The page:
CORVALLIS, Ore. – As part of a tour of key campuses across the United States, a delegation of Iraqi university presidents is visiting Oregon State University this Saturday. The initiative is sponsored by the U.S. Department of State and the American Council on Education, but the OSU leg of the tour was made possible, in part, by the efforts of an alumnus who helped create a relationship between OSU and Iraqi universities while serving as a captain in the U.S. Army.
Ali Ismael Obeid Al Snafi, president of Dhi Qar University in southern Iraq, and Nabeel H. Al-A’aragi, President of Babylon University just east of Baghdad, will meet with OSU President Ed Ray and other campus leaders, tour OSU College of Engineering research facilities and sign memoranda of understanding between their institutions and Oregon State. They are among seven presidents making similar visits to universities around the United States this week, a visit that began last week with participation in the American Council on Education’s annual conference in Washington, D.C.
The presidents have said they are interested in setting up partnerships and completing exchange agreements with their U.S. counterparts to increase scholarly activity between higher education institutions in both countries. They also are being exposed to the latest that top U.S. universities have to offer in technology, administration and pedagogy, and using that knowledge to help improve Iraq’s higher education systems.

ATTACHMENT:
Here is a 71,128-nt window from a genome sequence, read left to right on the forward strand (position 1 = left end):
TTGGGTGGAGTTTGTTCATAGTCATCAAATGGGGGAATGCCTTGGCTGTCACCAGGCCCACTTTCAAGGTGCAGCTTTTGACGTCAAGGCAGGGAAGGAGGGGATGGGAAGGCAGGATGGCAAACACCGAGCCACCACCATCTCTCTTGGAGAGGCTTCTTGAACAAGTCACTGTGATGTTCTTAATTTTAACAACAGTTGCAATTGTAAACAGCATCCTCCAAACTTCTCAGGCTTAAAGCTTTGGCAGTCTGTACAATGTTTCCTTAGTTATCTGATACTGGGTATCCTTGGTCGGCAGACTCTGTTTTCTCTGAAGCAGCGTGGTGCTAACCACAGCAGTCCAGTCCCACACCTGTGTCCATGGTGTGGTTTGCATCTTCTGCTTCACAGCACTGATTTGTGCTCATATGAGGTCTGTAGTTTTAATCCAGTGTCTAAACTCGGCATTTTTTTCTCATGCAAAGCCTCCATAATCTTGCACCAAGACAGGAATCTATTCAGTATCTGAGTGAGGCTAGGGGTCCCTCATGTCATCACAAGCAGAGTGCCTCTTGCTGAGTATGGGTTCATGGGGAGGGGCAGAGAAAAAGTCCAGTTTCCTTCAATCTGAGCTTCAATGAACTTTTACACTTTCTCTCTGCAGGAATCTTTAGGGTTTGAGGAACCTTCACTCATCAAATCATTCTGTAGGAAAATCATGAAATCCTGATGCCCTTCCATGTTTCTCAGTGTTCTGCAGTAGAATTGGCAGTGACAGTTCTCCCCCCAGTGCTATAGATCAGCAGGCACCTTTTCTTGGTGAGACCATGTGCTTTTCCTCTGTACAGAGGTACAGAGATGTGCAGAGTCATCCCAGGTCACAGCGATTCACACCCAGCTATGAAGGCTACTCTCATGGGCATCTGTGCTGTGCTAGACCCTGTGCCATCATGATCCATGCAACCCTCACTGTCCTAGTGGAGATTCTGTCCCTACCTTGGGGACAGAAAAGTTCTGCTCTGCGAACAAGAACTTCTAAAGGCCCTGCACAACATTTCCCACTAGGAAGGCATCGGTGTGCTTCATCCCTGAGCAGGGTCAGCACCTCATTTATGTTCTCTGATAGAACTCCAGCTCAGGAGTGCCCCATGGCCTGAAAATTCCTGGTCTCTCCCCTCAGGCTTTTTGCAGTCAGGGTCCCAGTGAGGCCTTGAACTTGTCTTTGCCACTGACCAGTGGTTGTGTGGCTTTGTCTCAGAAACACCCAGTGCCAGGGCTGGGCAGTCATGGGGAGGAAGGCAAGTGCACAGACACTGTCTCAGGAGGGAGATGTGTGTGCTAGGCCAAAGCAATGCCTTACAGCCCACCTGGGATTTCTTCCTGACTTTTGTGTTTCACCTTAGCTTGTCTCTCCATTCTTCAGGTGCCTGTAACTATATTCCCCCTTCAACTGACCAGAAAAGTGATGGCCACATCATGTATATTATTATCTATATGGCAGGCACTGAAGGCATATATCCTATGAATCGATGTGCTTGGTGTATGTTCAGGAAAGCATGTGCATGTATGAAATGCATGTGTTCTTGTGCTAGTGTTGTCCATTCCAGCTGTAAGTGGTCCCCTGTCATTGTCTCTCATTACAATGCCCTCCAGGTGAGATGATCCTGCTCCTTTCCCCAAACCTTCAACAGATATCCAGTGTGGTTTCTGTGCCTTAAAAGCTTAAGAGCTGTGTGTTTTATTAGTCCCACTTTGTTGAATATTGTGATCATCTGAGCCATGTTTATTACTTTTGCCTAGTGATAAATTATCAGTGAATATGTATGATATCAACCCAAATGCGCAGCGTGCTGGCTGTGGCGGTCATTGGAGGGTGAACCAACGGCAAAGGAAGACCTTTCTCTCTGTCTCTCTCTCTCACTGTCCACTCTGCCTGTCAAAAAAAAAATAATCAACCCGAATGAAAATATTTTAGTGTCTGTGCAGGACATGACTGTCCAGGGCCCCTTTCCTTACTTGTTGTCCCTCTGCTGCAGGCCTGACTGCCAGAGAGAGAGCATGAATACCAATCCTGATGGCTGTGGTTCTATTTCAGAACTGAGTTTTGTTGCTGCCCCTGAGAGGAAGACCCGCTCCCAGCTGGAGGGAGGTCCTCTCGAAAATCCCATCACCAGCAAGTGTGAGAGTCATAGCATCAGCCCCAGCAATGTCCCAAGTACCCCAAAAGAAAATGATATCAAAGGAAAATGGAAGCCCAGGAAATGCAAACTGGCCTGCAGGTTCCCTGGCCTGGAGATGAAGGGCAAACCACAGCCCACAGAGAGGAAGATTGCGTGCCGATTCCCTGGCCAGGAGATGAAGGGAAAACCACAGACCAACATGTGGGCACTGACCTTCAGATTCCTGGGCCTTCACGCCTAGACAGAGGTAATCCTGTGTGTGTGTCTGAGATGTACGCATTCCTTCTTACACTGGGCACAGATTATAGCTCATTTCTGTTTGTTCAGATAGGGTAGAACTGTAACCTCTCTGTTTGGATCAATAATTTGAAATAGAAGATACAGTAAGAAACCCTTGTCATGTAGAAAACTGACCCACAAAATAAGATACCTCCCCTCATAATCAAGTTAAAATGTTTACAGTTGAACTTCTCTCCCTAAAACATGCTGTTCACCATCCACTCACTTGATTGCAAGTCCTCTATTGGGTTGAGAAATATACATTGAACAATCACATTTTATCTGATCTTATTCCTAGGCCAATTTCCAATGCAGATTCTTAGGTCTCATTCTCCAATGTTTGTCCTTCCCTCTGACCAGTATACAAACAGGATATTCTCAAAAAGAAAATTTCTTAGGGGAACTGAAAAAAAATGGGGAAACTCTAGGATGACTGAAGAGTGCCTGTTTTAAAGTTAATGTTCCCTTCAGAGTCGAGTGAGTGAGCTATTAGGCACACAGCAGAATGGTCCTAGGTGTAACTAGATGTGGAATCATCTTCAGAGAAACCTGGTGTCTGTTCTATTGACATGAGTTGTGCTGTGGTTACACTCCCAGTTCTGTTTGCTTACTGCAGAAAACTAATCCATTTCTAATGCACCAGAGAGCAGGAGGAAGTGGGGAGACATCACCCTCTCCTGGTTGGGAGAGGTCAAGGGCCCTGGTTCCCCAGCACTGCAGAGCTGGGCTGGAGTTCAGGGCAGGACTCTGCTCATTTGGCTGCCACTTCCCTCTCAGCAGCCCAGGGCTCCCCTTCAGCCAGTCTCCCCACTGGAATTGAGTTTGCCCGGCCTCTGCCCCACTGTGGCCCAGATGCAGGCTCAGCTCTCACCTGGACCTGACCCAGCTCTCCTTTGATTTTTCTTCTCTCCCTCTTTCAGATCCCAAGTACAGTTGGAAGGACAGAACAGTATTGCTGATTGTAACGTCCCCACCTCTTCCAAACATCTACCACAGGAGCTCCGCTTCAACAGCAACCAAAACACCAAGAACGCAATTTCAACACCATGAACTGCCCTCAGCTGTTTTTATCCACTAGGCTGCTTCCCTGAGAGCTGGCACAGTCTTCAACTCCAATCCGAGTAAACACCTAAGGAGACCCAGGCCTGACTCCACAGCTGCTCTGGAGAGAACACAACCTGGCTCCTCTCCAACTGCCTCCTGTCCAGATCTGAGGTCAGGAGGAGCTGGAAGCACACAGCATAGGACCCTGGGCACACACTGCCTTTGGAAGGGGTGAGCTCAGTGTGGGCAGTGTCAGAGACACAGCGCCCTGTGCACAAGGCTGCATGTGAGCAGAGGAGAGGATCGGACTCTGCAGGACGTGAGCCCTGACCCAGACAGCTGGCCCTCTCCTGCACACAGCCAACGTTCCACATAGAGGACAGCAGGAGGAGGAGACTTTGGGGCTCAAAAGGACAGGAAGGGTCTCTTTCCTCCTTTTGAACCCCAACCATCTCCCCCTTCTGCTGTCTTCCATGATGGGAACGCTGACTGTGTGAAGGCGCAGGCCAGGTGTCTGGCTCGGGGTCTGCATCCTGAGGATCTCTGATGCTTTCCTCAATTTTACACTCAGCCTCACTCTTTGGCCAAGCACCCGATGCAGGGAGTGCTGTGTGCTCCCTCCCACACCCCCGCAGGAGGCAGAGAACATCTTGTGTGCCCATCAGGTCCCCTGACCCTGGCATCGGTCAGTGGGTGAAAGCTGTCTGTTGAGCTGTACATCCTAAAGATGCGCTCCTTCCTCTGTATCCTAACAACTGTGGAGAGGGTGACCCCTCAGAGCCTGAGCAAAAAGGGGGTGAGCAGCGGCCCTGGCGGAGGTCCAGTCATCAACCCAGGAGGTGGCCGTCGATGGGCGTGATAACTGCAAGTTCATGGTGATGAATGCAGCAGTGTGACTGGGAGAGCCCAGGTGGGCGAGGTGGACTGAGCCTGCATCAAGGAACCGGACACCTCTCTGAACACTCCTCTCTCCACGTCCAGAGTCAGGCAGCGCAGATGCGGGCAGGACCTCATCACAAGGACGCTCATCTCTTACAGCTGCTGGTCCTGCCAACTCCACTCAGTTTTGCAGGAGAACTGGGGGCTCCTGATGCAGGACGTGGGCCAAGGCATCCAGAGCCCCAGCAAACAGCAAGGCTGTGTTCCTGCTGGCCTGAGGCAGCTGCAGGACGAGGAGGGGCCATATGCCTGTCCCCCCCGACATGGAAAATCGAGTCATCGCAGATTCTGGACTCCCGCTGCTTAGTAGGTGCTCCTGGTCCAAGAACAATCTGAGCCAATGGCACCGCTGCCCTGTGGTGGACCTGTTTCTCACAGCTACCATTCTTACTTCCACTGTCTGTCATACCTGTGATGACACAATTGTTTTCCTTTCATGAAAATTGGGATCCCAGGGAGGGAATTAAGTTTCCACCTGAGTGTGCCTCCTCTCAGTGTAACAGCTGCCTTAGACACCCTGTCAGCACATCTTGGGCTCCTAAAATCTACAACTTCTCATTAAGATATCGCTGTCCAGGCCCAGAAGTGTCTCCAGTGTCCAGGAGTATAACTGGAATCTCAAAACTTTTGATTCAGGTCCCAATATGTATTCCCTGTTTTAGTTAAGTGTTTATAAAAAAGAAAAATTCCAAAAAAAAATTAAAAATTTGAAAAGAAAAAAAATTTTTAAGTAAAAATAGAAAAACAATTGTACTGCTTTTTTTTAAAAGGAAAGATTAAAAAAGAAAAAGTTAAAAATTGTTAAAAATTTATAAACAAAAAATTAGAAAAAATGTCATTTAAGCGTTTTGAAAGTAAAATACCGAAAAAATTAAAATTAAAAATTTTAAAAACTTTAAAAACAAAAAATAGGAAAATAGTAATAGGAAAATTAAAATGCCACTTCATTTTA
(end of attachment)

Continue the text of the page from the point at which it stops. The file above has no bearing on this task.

Iraq’s colleges and universities, which suffered under Saddam Hussein and were further hit hard by sectarian violence in over the past few years, have enjoyed more peaceful times over the past two years. Classes at the University of Baghdad, for instance, are reported to be full, and the university says it no longer has difficulty with staffing.
Both Dhi Qar University and Babylon University are set to be part of the nation’s first engineering faculty exchange seminar between the United States and Iraq. Proposed by the OSU College of Engineering, the seminar is scheduled for August 2009. The exchange seminar will focus on sustainable engineering and design, green building materials use in construction projects, and renewable energy technologies.
The relationship between OSU and the Iraqi campuses had its genesis last year, when then-Army Captain Josh Mater gathered about 200 engineering textbooks worth $10,000 for donation to Dhi Qar University. Mater had been stationed in Iraq as part of rebuilding efforts, and had seen firsthand the dire need for supplies. He and his family, through the Michael Scott Mater Foundation, paid to ship the textbooks to Iraq. The Foundation, which he founded, is named for Mater’s late father; his mother, Catherine Mater, is director of sustainability for the School of Civil and Construction Engineering at OSU’s College of Engineering.
Josh Mater now works for Honeywell and is stationed in Iraq, where he is an on-the-ground liaison between Iraqi institutions and OSU.
At OSU, the two Iraqi university presidents will meet with Ray and the leadership of the OSU College of Engineering on Saturday, 1:30 p.m. to 3 p.m., at Kearney Hall, Kewitt Conference Room 111. After discussions and signing of the memoranda, they’ll tour Kearney Hall, which is in the midst of a major renovation, and then visit the O.H. Hinsdale Wave Research Laboratory, the world’s largest scientific facility for tsunami research and related wave studies.
That evening, the group will be hosted by OSU Engineering and International Programs leaders at a private dinner before flying out of Portland for Washington, D.C., the following day. Media interested in attending any portion of the visit may call OSU News and Communication Services at (541) 737-4611.